Charlie’s many brushes with death are the substances of myth, especially during the years at Oakville. More than once a deputy or friend came to rescue Charlie, some notably like Lurtis Johnson who saved his life, while Willie James Sr. lost his life in the process.  That story has several versions. One says the posse had to face a train load of banditos and another says there was only one very dangerous wanted man on the train.  In the subsequent shoot-out the bandito(s) were killed as was Deputy Willie James.[30] In 1914, two men murdered jailer, Harry Hinton, and carried out a jail break at Oakville.  They were promptly apprehended, arraigned before a grand jury, tried in a court of law, and sentenced to death.  Governor J. E. Ferguson gave one man a stay of execution, which Charlie Tullis faithfully executed protection for the condemned man from a crowd of angry citizens. A month later, Charlie prosecuted the man’s hanging. Rumors abound that the condemned men or their accomplice were lynched and shot full of holes, though the New York Times did give credit to Oakville’s law enforcement for protecting the last accused.[31] Court documents reveal there was no lynching as described by The Times, but that there was an actual trial, a governor’s stay, and final execution.[32]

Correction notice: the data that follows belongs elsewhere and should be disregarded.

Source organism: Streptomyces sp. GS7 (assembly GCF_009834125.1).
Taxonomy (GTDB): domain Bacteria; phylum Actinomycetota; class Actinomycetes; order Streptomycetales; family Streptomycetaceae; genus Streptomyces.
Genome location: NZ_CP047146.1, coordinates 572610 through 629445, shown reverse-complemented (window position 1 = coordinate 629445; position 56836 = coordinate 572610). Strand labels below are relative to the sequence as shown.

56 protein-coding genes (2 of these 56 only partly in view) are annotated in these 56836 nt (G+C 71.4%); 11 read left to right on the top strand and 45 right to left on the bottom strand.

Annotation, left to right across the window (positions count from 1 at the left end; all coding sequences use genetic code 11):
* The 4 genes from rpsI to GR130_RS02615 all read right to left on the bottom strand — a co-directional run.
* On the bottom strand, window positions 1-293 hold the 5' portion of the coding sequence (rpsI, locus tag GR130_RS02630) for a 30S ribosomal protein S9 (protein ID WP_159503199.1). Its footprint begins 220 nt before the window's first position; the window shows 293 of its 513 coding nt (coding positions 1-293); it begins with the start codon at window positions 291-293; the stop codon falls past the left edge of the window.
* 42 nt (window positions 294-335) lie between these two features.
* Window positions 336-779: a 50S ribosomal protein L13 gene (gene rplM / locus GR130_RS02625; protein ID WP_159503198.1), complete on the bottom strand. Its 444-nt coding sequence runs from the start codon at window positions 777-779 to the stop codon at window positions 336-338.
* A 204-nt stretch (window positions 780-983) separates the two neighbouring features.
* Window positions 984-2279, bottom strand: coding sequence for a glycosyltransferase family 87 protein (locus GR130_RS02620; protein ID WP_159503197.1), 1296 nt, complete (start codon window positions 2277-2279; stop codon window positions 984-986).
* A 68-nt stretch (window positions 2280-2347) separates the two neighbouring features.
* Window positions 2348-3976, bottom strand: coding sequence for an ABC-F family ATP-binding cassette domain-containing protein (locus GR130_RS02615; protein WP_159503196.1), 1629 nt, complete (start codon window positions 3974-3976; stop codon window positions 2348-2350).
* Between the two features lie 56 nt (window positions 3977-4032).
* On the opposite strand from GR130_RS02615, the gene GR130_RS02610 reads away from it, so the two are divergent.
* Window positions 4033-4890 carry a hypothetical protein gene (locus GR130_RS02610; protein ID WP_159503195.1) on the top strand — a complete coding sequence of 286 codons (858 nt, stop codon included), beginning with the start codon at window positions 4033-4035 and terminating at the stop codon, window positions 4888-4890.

Sheriff Charlie served both Oakville and George West when they were the county seat and was elected to the post for seven consecutive terms.[33] George West, the town, considered itself refined compared to Oakville by early 20th century Brush Country standards. Charlie admitted to family and friends that he never liked hangings, and he never sought public attention, but followed the law when called upon to do so. During his tenure as Sheriff, he was known to be a peaceable sheriff who effectively enforced the law without constantly wearing a gun because he did not have to.[34]